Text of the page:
[cap-talk] impossibility of reliable channels?
jed at nersc.gov
Fri Feb 3 14:26:51 EST 2006
At 10:35 AM 2/3/2006, David Wagner wrote:
>Ian G <iang at systemics.com> writes:
> >I would say that the usefulness of the result is to show that there are
> >no reliable channels. Full stop.
>Nope, that's wrong. The argument says that *if* you use an unreliable
>channel, then such-and-such can happen. Note the difference between
>a premise and a conclusion. The question of whether reliable channels
>exist or not is a question of physics, not of algorithms, and this proof
>does not purport to show that reliable channels cannot exist.
Hmmm. It seems to me the above disagreement may be a matter of
terminology/levels. I think what Ian is saying that in the face of packet
losses on a network, there is no way to build a completely reliable
virtual circuit/channel (where both ends know exactly what happened)
on top of it. David seems agree. However, David argues that
one can construct quite reliable hardware channels (despite
quantum mechanical uncertainty ;-) by effectively using the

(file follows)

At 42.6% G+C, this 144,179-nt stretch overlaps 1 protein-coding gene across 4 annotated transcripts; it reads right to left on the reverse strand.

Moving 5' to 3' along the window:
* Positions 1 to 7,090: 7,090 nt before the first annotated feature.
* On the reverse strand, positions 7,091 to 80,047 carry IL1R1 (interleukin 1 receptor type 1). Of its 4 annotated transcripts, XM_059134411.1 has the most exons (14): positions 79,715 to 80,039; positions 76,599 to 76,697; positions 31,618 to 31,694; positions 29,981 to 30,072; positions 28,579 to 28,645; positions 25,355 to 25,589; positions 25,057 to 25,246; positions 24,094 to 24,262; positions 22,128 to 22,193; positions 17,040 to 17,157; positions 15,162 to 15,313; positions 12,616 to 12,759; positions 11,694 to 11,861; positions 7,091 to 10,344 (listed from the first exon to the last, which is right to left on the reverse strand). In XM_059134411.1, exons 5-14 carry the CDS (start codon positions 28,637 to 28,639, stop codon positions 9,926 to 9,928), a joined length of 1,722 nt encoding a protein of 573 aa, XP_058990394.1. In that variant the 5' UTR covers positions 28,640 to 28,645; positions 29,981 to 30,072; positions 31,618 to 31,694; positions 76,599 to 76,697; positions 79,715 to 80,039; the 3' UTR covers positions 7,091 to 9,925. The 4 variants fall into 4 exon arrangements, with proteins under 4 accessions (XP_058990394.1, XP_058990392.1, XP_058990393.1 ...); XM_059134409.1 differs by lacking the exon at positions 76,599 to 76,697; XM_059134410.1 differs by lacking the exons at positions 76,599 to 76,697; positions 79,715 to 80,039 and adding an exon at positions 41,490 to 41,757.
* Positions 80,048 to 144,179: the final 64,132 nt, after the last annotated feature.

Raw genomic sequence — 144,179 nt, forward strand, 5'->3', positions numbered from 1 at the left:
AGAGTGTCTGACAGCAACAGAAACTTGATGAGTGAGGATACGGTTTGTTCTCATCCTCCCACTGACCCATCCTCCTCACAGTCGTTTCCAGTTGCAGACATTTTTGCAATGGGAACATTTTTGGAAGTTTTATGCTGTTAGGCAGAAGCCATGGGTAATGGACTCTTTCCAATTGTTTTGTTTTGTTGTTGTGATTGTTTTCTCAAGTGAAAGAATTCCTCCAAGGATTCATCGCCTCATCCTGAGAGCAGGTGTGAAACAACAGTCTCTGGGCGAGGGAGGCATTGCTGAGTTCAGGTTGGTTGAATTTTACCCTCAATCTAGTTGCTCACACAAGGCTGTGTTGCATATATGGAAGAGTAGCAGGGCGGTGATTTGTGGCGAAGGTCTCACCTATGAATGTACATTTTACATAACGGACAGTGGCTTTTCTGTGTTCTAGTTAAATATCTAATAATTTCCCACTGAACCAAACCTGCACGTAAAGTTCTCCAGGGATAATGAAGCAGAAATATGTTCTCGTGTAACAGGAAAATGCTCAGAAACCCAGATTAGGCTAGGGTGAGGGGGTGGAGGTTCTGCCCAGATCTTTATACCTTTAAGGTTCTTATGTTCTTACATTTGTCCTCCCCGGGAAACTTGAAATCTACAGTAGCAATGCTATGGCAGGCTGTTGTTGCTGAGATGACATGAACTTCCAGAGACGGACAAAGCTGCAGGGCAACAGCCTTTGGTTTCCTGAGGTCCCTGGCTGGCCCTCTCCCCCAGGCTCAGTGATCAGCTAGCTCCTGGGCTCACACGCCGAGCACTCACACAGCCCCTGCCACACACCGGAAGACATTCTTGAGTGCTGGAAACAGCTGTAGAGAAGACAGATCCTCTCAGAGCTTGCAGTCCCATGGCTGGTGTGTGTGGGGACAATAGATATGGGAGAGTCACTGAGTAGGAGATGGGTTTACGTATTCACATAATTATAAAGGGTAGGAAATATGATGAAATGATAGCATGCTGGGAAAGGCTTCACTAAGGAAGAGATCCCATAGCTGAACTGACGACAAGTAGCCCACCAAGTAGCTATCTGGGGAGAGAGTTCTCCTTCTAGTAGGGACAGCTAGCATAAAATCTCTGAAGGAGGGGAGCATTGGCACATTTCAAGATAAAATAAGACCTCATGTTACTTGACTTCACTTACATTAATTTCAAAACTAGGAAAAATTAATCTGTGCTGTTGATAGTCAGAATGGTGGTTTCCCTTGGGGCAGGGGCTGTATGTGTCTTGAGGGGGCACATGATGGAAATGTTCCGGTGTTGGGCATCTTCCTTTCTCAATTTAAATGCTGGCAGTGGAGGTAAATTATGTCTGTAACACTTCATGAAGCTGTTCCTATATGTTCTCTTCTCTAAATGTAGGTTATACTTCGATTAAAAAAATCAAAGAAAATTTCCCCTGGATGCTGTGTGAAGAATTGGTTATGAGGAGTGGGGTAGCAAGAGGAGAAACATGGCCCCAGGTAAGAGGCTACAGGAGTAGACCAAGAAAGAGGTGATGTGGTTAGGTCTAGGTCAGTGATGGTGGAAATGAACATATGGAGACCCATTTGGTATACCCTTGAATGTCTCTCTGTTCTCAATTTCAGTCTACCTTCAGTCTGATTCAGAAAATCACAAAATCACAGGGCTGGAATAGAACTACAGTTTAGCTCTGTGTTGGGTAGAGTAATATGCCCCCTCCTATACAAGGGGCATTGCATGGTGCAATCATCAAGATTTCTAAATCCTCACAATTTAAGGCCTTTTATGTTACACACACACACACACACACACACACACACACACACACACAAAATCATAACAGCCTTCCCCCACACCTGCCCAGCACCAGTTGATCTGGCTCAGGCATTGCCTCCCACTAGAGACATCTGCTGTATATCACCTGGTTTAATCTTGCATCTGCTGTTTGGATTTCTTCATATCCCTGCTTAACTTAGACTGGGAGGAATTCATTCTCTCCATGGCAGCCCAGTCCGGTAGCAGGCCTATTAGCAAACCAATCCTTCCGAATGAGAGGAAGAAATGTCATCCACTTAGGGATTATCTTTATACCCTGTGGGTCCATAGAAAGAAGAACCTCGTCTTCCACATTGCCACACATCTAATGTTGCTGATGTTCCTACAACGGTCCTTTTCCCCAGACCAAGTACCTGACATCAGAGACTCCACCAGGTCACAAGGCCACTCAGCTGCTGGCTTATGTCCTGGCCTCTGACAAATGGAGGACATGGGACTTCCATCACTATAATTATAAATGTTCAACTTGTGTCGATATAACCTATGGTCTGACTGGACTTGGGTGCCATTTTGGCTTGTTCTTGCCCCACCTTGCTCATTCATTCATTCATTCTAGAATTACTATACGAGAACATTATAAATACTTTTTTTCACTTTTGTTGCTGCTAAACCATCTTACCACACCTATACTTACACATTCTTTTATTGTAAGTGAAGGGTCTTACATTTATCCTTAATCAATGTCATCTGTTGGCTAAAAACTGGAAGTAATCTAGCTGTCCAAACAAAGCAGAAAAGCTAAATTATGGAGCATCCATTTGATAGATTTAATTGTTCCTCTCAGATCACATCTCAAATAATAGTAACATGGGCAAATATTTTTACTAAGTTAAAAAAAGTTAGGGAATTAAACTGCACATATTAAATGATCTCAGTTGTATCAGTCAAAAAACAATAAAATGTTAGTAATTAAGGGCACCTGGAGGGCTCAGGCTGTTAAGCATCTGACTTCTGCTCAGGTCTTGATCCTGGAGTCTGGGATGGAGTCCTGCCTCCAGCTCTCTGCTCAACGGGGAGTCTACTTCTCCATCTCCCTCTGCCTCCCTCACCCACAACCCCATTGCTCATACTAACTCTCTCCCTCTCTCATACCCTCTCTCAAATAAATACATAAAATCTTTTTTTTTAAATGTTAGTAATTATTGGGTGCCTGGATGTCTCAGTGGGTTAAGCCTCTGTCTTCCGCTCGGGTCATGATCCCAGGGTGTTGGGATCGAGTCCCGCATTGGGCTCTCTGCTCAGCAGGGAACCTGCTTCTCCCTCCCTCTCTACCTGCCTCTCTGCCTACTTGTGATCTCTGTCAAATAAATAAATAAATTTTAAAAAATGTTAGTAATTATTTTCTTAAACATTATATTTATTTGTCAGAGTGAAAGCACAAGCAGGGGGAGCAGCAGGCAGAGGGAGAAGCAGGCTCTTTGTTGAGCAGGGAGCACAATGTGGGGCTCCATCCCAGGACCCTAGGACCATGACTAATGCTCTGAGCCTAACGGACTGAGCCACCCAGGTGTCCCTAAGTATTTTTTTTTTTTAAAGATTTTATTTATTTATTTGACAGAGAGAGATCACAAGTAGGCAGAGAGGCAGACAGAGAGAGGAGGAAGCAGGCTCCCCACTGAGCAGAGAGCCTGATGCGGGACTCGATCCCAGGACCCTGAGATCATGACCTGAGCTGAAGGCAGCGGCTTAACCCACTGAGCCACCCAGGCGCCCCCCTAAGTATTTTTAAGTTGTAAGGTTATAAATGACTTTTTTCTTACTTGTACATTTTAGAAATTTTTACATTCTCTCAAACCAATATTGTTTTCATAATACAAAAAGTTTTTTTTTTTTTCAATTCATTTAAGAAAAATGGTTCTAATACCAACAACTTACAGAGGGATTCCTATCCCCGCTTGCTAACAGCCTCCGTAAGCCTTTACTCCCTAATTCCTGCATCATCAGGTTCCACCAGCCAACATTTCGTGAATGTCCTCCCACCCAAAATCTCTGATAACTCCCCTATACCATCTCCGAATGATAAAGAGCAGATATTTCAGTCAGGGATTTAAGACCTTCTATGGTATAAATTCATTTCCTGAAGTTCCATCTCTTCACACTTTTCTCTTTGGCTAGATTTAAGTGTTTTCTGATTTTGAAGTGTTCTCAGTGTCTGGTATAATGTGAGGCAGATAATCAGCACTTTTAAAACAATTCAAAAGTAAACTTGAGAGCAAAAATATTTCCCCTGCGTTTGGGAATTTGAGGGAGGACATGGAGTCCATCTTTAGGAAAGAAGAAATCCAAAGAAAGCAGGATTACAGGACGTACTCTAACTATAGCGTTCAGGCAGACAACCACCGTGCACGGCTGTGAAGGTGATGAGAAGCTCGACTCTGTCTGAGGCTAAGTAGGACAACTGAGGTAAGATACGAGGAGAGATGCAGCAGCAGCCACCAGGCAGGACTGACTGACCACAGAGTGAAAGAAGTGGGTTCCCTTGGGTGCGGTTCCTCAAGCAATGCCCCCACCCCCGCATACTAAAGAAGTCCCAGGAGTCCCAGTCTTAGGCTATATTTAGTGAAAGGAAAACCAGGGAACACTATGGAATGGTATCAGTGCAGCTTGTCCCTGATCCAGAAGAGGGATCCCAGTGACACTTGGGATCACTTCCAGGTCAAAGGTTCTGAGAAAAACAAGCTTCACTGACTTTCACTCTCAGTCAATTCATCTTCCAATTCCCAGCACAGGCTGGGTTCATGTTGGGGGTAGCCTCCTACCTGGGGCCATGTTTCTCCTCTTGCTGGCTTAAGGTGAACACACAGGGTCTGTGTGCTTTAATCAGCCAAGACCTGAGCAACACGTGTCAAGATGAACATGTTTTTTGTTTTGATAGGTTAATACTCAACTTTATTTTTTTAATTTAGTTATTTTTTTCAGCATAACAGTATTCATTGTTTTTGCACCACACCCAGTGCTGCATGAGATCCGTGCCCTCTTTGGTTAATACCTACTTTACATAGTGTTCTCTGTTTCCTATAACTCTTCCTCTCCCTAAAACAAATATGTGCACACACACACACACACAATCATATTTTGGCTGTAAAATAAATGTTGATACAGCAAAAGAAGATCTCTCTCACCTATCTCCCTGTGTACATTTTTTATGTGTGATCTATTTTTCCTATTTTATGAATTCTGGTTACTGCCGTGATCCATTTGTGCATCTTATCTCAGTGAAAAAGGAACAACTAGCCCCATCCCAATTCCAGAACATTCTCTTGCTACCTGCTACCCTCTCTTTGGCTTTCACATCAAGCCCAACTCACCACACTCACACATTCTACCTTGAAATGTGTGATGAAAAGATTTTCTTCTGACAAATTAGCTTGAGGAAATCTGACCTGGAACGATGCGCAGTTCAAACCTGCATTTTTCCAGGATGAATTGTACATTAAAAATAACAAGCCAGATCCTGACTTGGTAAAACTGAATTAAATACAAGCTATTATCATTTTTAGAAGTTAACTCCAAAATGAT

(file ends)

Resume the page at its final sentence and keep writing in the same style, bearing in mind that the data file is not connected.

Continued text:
materials of the hardware channel. This is also true.
Since most of my communication world is built on network components
like those of the Internet where packet losses are a part of life (most
often from congestion or other human effects rather than from
intermittent hardware channel failures), I agree with Ian's statement.
In the (to me) rare case where I happen to be dealing directly
over a very reliable hardware channel - well, I'm just as happy using
my protocols that are designed to work in the face of unreliable
channels. In practice they add relatively little overhead and
this reliable channel might just prove not so reliable some
day (e.g. when it is disconnected for some reason). This
generally means building in mechanisms for limited retrying,
timeouts, and recovery from failures in any protocol.
Always wise in my opinion. I'm sure Ian G and I expect David W
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